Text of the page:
Former State Department Exec Calls E.O. 12333 a “Legal Loophole” for Spying on Americans

Saturday, July 19, 2014
By Paul Martin

Rainey Reitman
Saturday, July 19, 2014

“What kind of data is the NSA collecting on millions, or hundreds of millions, of Americans?”

That’s the question John Napier Tye, a former State Department section chief for Internet freedom, calls on the government to answer in his powerful op-ed published today by the Washington Post. In it, Tye calls the NSA’s surveillance operations abroad, conducted under Executive Order 12333, a threat to American democracy, stating that this power “authorizes collection of the content of communications, not just metadata, even for U.S. persons.”

Executive Order 12333, signed by President Ronald Reagan on December 4, 1981, established rough guidelines for intelligence community activities taken abroad, including the collection of signals intelligence for surveillance purposes.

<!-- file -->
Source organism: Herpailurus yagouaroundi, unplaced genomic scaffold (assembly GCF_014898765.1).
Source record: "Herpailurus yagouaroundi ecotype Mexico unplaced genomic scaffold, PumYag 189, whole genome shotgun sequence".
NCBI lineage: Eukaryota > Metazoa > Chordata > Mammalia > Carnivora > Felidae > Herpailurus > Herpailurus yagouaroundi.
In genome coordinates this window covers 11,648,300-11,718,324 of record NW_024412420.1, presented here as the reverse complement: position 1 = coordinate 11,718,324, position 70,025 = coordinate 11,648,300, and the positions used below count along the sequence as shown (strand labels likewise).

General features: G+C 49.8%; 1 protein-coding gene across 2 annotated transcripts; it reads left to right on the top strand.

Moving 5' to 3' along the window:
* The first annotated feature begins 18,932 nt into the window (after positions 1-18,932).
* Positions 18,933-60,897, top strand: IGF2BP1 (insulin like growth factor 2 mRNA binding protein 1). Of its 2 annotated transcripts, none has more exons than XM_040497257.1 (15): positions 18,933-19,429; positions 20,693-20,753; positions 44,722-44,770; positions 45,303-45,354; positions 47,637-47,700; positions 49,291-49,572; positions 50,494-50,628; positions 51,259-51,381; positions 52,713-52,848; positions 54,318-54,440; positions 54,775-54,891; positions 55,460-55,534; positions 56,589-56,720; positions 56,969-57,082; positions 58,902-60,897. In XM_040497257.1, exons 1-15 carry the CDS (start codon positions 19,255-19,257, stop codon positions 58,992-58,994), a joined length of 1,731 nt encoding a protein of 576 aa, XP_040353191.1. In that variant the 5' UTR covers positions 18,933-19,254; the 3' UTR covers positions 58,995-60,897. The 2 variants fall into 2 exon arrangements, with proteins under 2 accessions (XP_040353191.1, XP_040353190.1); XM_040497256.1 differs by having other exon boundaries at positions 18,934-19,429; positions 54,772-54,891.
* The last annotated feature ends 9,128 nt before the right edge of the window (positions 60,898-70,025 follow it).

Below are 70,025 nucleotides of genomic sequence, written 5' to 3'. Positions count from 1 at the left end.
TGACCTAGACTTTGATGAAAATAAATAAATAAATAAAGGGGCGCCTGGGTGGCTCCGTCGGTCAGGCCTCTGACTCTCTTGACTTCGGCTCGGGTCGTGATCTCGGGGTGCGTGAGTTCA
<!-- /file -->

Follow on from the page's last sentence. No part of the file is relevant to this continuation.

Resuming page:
Although we’ve previously sounded the alarm about government surveillance under E.O. 12333, it received increased public attention in October 2013, when a classified slide provided to the Washington Post by former NSA contractor Edward Snowden diagramed how the NSA tapped the main communication links of Yahoo and Google data centers around the world. The Washington Post pointed to the authority granted to the NSA under Executive Order 12333, quoting former NSA chief analyst John Schindler who said, “Look, NSA has platoons of lawyers, and their entire job is figuring out how to stay within the law and maximize collection by exploiting every loophole. It’s fair to say the rules are less restrictive under Executive Order 12333 than they are under FISA [the Foreign Intelligence Surveillance Act].”

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